The episode isn’t all a big “maybe” vision, with Hiro and Ando being held on Level 5 for the majority of the hour, Tracy having a melt down over her ability to freeze up whatever she touches, and present day Mohinder growing stronger, angrier, and scalier by the day. Hiro and Ando sit around angry at each other for awhile until finally semi-reconciling and then forming an escape plan. Conveniently, there’s an air vent in their cell, which, through teamwork, they get Hiro hoisted up into…just in time for the Haitan to walk in. (Side note: So Hiro can figure a way out of a Level 5 cell, but some of the world’s most hardened, super powered bad guys couldn’t? Uh-huh.) Mama Petrelli reveals to them that someone big and bad is behind the scenes, pulling the strings, and that Hiro holds the key to saving everyone. Then there’s Mohinder who does some stuff, but it’s all kind of boring and annoying. The only point of interest is that he’s changing day by day and working rapidly to discover what’s going on with his body. I take back what I said previously about him becoming The Beast. He’s actually becoming The Lizard, from Spider-Man.  Finally, in present “this is actually happening” day, Tracy is caving under the guilt of what she accidentally did to that reporter and turning to Saint Nathan for help. And Nathan himself is still dealing with very touch dilemmas, like what desk to pick out for his office and why he can see a man no one else can. At first the in-head Linderman seemed like a novel, if not ripped off idea (See Battlestar Galactica), but it’s turning out not to work so well. Linderman suggests maybe he’s an angel and puts some crazy ideas into Nathan’s head, like him becoming president, but his sudden religious turn is still seeming forced and contrived.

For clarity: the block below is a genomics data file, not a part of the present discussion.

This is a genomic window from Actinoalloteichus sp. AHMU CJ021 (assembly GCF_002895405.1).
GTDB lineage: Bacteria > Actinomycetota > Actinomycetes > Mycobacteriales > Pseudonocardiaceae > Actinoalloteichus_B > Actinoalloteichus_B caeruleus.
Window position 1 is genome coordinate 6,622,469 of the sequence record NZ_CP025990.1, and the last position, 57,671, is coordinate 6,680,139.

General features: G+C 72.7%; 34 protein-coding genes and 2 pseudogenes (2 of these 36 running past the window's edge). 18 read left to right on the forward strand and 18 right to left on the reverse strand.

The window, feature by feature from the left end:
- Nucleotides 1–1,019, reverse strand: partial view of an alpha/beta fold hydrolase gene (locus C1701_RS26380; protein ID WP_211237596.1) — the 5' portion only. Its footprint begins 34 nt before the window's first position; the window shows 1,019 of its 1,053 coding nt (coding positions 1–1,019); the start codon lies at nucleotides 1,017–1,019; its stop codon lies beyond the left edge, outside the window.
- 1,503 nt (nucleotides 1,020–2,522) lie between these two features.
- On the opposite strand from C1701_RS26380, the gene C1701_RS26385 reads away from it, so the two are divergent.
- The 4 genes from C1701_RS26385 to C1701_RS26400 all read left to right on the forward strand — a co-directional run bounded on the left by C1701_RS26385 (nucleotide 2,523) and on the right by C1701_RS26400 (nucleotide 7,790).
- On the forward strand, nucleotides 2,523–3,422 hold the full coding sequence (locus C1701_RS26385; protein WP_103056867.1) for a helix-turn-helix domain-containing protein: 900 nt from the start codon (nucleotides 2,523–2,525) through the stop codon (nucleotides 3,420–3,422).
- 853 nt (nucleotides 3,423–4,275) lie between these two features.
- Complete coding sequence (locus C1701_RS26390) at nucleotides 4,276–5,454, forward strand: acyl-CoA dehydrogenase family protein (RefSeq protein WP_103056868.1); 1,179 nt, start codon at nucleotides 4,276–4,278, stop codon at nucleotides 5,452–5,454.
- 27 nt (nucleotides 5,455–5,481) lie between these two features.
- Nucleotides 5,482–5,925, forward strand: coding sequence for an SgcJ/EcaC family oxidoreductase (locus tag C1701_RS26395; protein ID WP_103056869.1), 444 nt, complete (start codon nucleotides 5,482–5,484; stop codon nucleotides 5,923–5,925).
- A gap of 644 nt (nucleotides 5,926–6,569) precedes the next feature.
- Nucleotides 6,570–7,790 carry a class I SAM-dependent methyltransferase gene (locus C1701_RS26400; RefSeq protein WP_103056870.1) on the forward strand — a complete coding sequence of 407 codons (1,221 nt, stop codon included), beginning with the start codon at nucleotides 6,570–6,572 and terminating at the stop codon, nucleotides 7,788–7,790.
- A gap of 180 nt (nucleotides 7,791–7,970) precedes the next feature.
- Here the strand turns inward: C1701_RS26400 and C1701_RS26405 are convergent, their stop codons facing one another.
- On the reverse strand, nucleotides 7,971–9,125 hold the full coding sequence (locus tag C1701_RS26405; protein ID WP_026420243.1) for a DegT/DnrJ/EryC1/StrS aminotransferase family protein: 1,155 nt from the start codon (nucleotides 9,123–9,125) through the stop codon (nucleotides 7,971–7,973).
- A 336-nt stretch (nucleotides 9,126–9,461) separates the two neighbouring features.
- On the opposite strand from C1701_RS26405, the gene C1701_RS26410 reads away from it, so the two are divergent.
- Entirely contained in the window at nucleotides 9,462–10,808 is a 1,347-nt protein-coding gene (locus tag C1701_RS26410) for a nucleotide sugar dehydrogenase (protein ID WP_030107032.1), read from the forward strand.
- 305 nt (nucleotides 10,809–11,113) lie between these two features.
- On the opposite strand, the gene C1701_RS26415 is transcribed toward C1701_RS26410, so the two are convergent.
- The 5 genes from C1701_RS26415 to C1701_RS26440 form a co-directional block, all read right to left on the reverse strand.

As for the future: It’s grim. You guessed that already? How? Oh, because the first season was about a future where a city had blown up and the second season was about a future where a virus had wiped out most of mankind. Well, Heroes, you’ve found yourself a nice, comfortable pattern I guess. While I said earlier this future is a vision of Matt’s, it’s also apparently something peter really experiences, traveling there with Future Peter, whose voice is for whatever reason severely lower and gruffer sounding. Guess time traveling does a number on your vocal chords? Anyway, FP takes a bullet early on, compliments of Mascara Fun Claire and her leather clad posse, which includes Daphne. Peter escapes to Mohinder’s lab, where we see a pretty nifty transition from present day to the future as Mohinder’s tape recorder gathers dust and cobwebs with the passage of time. It appears that our mad scientist never found out what was going on with him and stopped recording those silly audio journal entries, because when Peter finds him, he’s slinking around in the shadows in a silly cloak, like a leftover villain from Power Rangers.